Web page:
Full-text · Article · Dec 2016 · BMC Medical Education
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    • "Programs intended to increase influenza vaccination uptake among healthcare workers reported 5%–45% increase in uptake with best case cost saving of £12/vaccine [44]. Accurate information dissemination and addressing concerns and misconceptions was identified as the key components to increase the acceptance and uptake of influenza vaccinations [46]. Pharmacist-led interventions aimed to reduce drug-related morbidity, hospitalization or death from medication overuse or misuse in healthcare facility have shown significant impact on reducing hospital admissions (RR: 0.64, 95% CI: 0.43, 0.96) although the evidence is weak and does not report impact on preventable drug related morbidity [49]. "
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    ABSTRACT: Most of the maternal and newborn deaths occur at birth or within 24 hours of birth. Therefore, essential lifesaving interventions need to be delivered at basic or comprehensive emergency obstetric care facilities. Facilities provide complex interventions including advice on referrals, post discharge care, long-term management of chronic conditions along with staff training, managerial and administrative support to other facilities. This paper reviews the effectiveness of facility level inputs for improving maternal and newborn health outcomes. We considered all available systematic reviews published before May 2013 on the pre-defined facility level interventions and included 32 systematic reviews. Findings suggest that additional social support during pregnancy and labour significantly decreased the risk of antenatal hospital admission, intrapartum analgesia, dissatisfaction, labour duration, cesarean delivery and instrumental vaginal birth. However, it did not have any impact on pregnancy outcomes. Continued midwifery care from early pregnancy to postpartum period was associated with reduced medical procedures during labour and shorter length of stay. Facility based stress training and management interventions to maintain well performing and motivated workforce, significantly reduced job stress and improved job satisfaction while the interventions tailored to address identified barriers to change improved the desired practice. We found limited and inconclusive evidence for the impacts of physical environment, exit interviews and organizational culture modifications. At the facility level, specialized midwifery teams and social support during pregnancy and labour have demonstrated conclusive benefits in improving maternal newborn health outcomes. However, the generalizability of these findings is limited to high income countries. Future programs in resource limited settings should utilize these findings to implement relevant interventions tailored to their needs.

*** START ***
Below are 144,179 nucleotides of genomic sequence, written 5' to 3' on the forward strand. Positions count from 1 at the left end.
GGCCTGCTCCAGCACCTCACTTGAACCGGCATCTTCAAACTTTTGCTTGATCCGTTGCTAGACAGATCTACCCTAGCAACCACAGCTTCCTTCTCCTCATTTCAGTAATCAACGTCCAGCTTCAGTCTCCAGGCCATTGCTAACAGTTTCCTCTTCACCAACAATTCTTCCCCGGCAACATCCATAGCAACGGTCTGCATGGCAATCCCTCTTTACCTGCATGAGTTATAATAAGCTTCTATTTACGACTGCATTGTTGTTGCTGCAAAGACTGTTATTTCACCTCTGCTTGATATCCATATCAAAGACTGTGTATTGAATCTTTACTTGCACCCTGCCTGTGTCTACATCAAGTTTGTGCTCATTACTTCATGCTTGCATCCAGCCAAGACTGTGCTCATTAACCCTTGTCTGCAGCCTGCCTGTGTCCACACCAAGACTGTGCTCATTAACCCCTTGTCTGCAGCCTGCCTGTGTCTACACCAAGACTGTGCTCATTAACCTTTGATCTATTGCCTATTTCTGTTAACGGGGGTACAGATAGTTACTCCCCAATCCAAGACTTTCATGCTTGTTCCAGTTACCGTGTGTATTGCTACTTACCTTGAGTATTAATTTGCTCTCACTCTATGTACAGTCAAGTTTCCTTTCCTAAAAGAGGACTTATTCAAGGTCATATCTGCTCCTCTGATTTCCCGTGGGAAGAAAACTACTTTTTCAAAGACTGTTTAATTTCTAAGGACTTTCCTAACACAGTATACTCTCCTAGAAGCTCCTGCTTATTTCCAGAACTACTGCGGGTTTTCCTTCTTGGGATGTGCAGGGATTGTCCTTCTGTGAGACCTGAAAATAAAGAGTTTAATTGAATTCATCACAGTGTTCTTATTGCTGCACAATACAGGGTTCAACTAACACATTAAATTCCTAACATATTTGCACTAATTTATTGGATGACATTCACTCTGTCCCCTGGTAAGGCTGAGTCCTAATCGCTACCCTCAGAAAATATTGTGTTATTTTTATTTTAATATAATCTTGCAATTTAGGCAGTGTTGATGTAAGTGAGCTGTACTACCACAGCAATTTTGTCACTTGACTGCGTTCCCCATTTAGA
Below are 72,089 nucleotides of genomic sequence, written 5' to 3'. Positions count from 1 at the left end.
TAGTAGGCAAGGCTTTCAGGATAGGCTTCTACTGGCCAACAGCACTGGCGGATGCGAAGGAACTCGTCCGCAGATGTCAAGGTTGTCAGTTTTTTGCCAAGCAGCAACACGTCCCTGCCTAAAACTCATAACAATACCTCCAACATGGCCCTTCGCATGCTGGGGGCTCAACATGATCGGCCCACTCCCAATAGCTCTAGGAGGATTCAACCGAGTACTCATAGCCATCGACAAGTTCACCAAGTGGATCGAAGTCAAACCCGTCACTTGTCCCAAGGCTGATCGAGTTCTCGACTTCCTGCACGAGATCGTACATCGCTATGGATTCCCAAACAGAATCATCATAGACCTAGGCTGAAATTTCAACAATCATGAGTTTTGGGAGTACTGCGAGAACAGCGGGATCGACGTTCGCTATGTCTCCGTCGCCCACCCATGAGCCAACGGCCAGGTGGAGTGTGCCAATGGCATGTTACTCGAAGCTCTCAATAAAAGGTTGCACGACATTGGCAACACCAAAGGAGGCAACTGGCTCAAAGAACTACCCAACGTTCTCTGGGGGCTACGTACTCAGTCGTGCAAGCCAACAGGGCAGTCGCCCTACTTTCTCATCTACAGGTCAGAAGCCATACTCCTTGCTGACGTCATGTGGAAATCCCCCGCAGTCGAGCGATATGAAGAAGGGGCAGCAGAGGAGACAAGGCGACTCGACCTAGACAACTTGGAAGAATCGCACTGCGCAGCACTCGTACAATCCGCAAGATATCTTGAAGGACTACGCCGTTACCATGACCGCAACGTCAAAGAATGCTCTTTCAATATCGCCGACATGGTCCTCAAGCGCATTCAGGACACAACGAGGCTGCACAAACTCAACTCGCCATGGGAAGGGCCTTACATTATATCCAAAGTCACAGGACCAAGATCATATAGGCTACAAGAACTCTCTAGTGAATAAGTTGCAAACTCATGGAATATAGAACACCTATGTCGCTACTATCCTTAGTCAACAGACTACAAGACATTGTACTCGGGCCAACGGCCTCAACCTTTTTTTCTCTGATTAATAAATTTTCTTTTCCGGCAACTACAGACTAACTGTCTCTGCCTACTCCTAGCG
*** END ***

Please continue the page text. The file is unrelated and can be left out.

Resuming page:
Full-text · Article · Sep 2014 · Reproductive Health
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    ABSTRACT: Influenzainfektionen können sich in Krankenhäusern schnell ausbreiten, nosokomiale Influenzaübertragungen sind wiederholt beschrieben worden. Die Influenzaimpfung des medizinischen Personals ist eine wichtige Maßnahme, um sowohl Mitarbeiter als auch Patienten zu schützen. Im Sommer 2011 fand eine anonyme Befragung in hessischen Krankenhäusern über die Influenzaimpfquoten sowie die Art und Durchführung der klinikinternen Impfprogramme statt. Insgesamt 95,8% (68/71) der befragten Krankenhäuser bieten kostenlose Influenzaimpfungen für das medizinische Personal an. Die Influenzaimpfquoten werden jedoch nur von 70,4% (50/71) der Krankenhäuser erfasst. Über 80% (Saison 2009/2010: 41/50; Saison 2010/2011: 44/50) der befragten Krankenhäuser gaben Influenzaimpfquoten der medizinischen Beschäftigten von weniger als 20% an. Die von uns erhobenen Daten zeigen, dass die Influenzaimpfquoten in Krankenhäusern vermutlich noch geringer sind als bisher angenommen und dass hier die üblicherweise in Deutschland kommunizierten Impfquoten von 20–25% nicht erreicht werden. Dreißig Jahre, nachdem die Ständige Impfkommission (STIKO) die Influenzaimpfung für medizinische Beschäftigte empfiehlt, liegen die Impfquoten bei ihnen weiterhin unter 30%. Maßnahmen zur Steigerung der Influenzaimpfquoten sind somit erforderlich. Eine Erfassung der Impfquoten ist Voraussetzung, um die Akzeptanz eines Impfkonzeptes zu bewerten.
    Full-text · Article · Aug 2012 · Bundesgesundheitsblatt - Gesundheitsforschung - Gesundheitsschutz